Last year 41-year-old Reinhard Pasch was awarded his Executive MBA by Frankfurt School of Finance & Management – after a positively superhuman feat of commuting. During the course Reinhard Pasch was transferred from Zurich to Singapore by his employer, Landesbank Baden-Württemberg (LBBW), and regularly commuted between Asia and Germany so he could attend his classes. He now works as Head of German Desk (South East Asia) and Transaction Banking Asia Branches at LBBW Singapore Branch.
How did you do it – spend an entire semester commuting between Frankfurt and Singapore at weekends? Wasn’t it unbelievably stressful?
The time-zone difference and Frankfurt School’s location both helped: I would board the plane on Thursday evening and be in Frankfurt by early Friday morning. Then I would spend the day in the library, preparing for the afternoon’s lectures and classes. After my classes, on Saturday morning, I’d get straight back on the plane for Singapore. The time difference also turned out to be useful for group work – we did our group projects in shifts, so when my fellow students in Frankfurt downed tools for the evening I would take over, and vice versa.
What was your greatest challenge during your semester as a commuter?
Well, simply doing a full-time degree course in parallel with a full-time job is challenging enough in itself. You’ve got to keep communicating with everybody – employer, colleagues, clients, employees, business partners – so you can keep doing your job properly. And for people who’ve also got a family and children, the juggling act becomes a true magic triangle! In my case, the hours of travel added yet another dimension. I would get home on Sunday evening, and by that time the weekend was already over. In the long run, all that gets you is Air Miles.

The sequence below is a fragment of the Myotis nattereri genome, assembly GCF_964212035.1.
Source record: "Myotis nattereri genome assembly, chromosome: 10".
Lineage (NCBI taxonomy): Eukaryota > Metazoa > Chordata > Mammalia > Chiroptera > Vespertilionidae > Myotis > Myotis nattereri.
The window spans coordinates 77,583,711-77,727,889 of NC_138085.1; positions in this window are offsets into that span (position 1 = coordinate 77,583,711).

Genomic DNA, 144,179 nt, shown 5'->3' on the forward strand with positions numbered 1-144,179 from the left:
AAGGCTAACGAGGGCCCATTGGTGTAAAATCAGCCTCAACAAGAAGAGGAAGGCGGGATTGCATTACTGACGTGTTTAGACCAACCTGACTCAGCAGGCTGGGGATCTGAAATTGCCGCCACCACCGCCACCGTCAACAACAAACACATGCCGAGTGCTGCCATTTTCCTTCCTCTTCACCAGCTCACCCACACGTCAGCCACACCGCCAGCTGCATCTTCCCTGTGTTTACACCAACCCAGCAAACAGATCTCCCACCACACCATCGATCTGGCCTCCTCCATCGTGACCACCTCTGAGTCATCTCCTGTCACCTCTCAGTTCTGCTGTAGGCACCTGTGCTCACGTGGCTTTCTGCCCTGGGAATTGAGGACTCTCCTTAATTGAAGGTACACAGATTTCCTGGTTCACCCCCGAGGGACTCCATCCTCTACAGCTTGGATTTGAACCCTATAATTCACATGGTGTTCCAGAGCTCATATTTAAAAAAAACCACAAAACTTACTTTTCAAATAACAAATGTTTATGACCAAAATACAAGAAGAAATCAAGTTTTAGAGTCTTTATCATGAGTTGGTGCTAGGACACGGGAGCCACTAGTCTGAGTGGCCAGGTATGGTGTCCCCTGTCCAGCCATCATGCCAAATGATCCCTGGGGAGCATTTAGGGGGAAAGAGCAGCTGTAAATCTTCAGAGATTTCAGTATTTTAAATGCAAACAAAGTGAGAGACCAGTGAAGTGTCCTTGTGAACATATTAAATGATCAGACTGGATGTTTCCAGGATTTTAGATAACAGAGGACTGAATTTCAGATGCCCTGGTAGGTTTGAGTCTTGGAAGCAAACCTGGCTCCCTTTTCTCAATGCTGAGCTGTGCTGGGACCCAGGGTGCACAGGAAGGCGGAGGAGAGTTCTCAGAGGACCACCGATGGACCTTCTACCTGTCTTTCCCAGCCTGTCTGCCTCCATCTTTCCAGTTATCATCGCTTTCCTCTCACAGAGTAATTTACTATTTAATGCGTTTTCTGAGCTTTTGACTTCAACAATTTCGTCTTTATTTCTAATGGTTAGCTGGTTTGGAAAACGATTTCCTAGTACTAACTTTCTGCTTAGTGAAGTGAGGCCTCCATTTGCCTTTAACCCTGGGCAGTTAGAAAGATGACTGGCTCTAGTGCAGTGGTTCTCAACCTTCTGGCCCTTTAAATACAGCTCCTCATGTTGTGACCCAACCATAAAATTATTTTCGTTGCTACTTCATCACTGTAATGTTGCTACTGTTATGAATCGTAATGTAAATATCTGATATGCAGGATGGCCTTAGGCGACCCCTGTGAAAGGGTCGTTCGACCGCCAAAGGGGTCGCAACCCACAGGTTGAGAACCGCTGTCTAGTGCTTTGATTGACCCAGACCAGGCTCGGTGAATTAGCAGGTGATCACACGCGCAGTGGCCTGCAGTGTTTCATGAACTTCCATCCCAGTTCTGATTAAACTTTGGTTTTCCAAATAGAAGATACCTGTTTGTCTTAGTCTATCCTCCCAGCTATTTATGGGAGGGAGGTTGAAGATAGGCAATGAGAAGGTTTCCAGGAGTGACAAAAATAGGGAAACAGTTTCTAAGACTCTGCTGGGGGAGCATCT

How did you manage to organise yourself – without neglecting your family, job or studies? What lessons did you learn?
Without good forward planning and the support of everyone involved, it simply doesn’t work. I’m enormously thankful to my wife and employer for relieving me of so much day-to-day anxiety. You’ve got to put yourself into the right frame of mind and tell yourself “this is my life now, and I need to make the most of it.” The crucial thing is not to think too hard about any of it, but simply accept the new situation. In my case that meant climbing into the plane, falling asleep, and waking up twelve hours later. The plane wouldn’t have flown any faster if I’d been sitting there sweating it.
That sounds like an amazingly relaxed attitude?
Well, perhaps that’s a bit of Asiatic influence creeping in. In many situations, people here are a lot more patient than they are in Germany. Especially if you consider that getting excited doesn’t help things go faster, or even get them done. The key thing is to use your time as efficiently as possible.
But you must have made significant sacrifices, too?